I think this blogpost contains spoilers, but it’s very hard to tell.
Christopher Nolan’s new film is notoriously complex, or perhaps just convoluted. I say that because although I wasn’t always ready to answer probing questions on either the plot or the physics that propelled it, I was fascinated by Tenet’s central use of the simplest, and most effective weapon in the filmmaker’s arsenal: the rewind.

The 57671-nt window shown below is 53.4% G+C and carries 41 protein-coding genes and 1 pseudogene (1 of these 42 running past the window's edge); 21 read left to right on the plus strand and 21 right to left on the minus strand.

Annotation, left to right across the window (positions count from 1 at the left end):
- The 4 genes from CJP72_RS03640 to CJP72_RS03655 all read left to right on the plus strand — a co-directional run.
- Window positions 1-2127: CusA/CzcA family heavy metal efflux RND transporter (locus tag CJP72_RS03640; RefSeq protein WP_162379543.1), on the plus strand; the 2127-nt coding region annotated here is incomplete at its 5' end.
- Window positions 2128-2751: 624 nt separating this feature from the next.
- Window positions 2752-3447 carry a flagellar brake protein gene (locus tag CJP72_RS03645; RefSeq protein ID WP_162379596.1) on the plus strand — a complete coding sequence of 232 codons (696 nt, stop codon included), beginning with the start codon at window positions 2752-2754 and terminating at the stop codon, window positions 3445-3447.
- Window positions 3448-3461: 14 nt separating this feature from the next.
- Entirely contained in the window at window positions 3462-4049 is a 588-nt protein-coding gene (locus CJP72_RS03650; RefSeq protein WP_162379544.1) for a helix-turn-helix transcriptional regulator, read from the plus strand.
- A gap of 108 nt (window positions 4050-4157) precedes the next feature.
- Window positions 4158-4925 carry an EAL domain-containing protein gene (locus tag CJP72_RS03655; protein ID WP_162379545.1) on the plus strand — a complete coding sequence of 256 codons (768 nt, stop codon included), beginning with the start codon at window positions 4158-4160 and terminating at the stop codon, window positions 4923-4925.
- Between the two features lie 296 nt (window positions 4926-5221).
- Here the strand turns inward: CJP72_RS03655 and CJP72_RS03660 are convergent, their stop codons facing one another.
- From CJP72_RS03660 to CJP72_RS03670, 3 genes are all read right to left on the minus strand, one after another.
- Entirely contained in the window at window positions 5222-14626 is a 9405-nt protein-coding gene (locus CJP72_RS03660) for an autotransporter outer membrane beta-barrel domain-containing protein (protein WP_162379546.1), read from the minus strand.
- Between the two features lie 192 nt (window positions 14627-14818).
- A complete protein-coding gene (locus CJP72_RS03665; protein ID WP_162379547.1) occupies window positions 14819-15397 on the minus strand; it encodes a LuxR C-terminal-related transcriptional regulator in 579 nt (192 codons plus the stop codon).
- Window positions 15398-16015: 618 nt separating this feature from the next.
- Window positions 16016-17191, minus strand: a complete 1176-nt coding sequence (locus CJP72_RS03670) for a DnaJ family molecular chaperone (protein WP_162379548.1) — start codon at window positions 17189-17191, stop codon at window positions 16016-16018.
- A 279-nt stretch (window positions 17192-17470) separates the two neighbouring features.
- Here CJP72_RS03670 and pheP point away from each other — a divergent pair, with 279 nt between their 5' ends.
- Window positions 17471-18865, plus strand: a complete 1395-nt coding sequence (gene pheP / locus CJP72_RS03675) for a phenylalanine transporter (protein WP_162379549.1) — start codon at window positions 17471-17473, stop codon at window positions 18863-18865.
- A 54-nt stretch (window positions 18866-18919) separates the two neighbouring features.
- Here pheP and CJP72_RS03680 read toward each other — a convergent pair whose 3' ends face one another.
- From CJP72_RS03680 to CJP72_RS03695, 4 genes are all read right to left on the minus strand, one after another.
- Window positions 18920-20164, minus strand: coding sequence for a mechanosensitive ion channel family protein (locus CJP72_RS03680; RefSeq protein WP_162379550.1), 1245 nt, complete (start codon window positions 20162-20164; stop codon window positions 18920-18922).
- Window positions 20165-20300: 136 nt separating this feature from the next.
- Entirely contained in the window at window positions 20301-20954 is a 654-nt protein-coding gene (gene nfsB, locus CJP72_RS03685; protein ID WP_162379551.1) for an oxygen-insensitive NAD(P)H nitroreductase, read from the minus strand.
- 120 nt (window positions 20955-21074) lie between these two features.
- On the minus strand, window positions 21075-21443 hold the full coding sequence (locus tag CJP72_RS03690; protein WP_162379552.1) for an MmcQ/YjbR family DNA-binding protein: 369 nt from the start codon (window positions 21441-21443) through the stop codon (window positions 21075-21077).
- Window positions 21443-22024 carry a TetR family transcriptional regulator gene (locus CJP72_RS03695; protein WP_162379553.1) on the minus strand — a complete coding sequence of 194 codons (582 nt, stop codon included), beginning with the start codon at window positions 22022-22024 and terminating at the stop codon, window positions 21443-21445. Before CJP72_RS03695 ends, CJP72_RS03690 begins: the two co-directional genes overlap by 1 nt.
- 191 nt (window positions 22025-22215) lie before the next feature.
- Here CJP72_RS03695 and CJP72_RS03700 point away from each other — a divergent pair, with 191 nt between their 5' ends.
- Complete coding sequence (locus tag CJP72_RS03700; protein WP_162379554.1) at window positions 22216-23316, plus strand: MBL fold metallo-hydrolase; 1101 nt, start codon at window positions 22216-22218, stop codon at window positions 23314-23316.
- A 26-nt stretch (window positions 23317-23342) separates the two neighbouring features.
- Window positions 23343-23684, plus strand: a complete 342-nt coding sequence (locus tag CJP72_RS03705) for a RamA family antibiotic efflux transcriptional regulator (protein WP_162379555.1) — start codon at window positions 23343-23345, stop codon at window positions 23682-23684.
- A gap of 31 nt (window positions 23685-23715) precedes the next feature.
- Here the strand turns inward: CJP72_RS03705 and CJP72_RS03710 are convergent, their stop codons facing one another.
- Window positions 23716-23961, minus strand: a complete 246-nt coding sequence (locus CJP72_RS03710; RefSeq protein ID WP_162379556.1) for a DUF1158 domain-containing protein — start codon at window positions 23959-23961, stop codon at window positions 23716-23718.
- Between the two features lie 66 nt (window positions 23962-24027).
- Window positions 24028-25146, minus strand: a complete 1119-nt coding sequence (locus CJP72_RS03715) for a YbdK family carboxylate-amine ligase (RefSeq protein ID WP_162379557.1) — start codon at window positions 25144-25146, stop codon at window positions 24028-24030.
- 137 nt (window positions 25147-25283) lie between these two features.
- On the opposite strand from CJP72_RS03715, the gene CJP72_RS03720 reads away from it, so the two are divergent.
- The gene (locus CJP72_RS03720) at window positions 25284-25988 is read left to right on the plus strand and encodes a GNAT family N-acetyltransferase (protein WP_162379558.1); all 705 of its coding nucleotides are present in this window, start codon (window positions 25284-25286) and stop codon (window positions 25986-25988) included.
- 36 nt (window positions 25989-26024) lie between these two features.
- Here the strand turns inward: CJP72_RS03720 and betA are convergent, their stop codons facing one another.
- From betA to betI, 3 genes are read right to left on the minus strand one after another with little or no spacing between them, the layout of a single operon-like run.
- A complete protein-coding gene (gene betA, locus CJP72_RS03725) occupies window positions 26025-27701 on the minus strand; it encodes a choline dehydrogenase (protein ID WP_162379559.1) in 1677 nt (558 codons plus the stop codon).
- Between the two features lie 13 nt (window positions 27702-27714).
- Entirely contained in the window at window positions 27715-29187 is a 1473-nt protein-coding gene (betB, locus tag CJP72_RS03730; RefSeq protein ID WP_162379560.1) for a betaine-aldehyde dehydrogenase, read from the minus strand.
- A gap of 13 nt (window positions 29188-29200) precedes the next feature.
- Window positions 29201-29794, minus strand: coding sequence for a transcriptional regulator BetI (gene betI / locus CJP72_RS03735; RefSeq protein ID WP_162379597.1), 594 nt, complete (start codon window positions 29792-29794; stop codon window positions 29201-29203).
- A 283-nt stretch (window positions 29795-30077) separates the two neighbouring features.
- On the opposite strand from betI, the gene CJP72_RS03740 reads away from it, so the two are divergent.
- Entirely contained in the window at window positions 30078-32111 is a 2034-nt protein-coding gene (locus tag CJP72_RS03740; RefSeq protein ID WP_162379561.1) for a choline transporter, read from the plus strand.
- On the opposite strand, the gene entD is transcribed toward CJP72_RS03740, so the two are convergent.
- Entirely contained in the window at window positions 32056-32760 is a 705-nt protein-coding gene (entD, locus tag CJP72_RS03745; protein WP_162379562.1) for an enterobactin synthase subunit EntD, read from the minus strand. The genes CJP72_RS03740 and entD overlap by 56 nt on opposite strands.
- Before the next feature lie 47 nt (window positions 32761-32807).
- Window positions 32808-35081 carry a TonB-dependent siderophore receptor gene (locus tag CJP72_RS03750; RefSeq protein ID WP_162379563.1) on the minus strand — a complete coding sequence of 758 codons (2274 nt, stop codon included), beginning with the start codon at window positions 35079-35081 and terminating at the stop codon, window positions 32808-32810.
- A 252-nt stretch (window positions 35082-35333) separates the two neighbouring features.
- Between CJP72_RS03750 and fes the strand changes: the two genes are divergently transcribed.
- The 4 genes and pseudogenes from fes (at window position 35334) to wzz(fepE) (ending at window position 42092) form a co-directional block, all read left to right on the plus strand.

Film is a time-based medium, which is always played forwards but can be recorded backwards. And at the heart of Tenet, this is all there is: film moving backwards and forwards. This being a Nolan blockbuster, we know it was actually shot on film, which makes it extra satisfying. Tenet calls the rewind “negative entropy” and so would you if you were making a multimillion-dollar movie.Continue reading Tenet (2020): the oldest special effect in the world